Parietal cells produce bicarbonate ions (HCO3-) in exchange for chlorine ions (Cl-) used for HCl production.  After eating, bicarbonate is secreted into the blood by gastric mucus cells  resulting in a slight elevation of blood pH known as the "alkaline tide". This process maintains a balanced pH inside the parietal cell.

parietal cell

Prostaglandins (cell-localized, hormone-like substances present in most all tissues / body fluids)  and PPIs omeprazole (Losec™ or Prilosec™) and lansoprazole (Prevacid™) inhibit acid secretion by the parietal cells.   Prostaglandins are members of the eicosonoid family of lipid molecules. In particular, the prostaglandins PGE2 and PGI2 (prostacyclin) are well recognized cell-protectors. Their other protective modus operandi is that they stimulate mucosal mucus and bicarbonate secretion, increase mucosal blood flow, and  limit back diffusion of acid into the stomach lining epithelium.

Chief cells

Chief cells produce pepsinogen (converted to the pepsin enzyme for digesting protein).   Like HCl, production is also controlled by food consumption (via the vagus nerve) and the hormones/neurotransmitters: GASTRIN, HISTAMINE and ACETYLCHOLINE.

Gastric mucosa and mucus cells (foveolar cells)

Foveolar cells produce mucus to protect the stomach lining (gastric mucosa) from corrosive stomach acid.   Located in the neck of the gastric pits, these surface cells cover the entire gastric mucosa to provide a thick mucus layer, which both lubricates the lining to help food masses travel through the stomach more easily and protects against damage.  This protective mechanism prevents the lining from being digested by its own protein "breakdown" enzymes, also aided by the parietal cell production of bicarbonate, which is secreted by gastric mucus cells to result in a neutral pH close to the lining. Mucus is a slimy material composed of mainly mucin cells and inorganic salts suspended in water.   Abundant carbohydrates on mucin molecules bind to bacteria, which helps to prevent them colonizing in the epithelial lining.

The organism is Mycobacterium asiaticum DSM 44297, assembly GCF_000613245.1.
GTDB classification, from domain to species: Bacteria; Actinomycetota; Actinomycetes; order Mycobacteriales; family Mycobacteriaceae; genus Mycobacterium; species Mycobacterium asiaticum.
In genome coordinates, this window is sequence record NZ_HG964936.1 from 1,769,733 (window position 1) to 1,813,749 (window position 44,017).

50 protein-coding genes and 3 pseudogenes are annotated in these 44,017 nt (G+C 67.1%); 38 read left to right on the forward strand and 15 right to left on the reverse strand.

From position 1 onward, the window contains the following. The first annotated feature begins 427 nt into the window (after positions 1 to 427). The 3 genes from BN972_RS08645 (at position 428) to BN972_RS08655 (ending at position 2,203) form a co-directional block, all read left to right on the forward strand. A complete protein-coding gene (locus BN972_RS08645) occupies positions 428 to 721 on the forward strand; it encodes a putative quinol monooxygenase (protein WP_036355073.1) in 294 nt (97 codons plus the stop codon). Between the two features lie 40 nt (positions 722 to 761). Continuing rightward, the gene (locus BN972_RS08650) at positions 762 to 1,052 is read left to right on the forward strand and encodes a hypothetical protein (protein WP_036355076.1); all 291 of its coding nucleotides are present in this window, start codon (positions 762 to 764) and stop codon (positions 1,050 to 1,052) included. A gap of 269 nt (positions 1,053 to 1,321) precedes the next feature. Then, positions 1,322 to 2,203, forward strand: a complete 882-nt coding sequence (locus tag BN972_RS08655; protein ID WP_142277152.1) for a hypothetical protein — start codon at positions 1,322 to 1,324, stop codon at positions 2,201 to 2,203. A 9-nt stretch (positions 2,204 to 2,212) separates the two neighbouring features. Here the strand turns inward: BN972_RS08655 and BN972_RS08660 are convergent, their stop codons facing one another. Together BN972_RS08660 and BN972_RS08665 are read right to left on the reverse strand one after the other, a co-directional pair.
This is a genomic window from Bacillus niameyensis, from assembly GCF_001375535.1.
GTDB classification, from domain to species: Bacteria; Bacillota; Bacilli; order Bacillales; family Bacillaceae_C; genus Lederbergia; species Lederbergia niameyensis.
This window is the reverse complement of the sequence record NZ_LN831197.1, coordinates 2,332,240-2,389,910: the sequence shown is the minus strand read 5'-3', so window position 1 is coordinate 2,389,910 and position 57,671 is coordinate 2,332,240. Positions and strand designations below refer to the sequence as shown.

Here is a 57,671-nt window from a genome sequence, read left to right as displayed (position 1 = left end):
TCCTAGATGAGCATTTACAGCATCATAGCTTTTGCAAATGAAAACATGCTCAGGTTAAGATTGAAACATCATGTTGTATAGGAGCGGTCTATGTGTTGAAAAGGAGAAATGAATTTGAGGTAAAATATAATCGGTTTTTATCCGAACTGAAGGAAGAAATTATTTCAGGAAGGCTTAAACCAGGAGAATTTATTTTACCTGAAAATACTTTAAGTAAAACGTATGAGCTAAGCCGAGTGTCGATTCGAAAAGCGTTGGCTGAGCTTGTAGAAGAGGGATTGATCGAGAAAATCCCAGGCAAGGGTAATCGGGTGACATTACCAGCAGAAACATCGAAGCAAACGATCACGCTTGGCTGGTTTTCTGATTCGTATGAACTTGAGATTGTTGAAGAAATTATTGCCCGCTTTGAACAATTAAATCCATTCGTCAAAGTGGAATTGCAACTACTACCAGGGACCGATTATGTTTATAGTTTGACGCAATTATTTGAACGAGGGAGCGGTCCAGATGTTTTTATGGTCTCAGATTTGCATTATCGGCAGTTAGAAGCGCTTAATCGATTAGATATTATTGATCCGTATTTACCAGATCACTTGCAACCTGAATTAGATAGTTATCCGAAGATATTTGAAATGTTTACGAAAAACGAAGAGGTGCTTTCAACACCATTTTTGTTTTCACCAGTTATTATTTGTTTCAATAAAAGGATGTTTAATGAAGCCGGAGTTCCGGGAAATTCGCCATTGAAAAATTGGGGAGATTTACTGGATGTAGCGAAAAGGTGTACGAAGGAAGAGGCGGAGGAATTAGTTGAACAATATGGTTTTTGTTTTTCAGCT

Gastric mucosal lining also contains acid-resistant lipoproteins

Parietal cell bicarbonate production brings bicarbonate to the surface for secretion by gastric mucous secreting cells.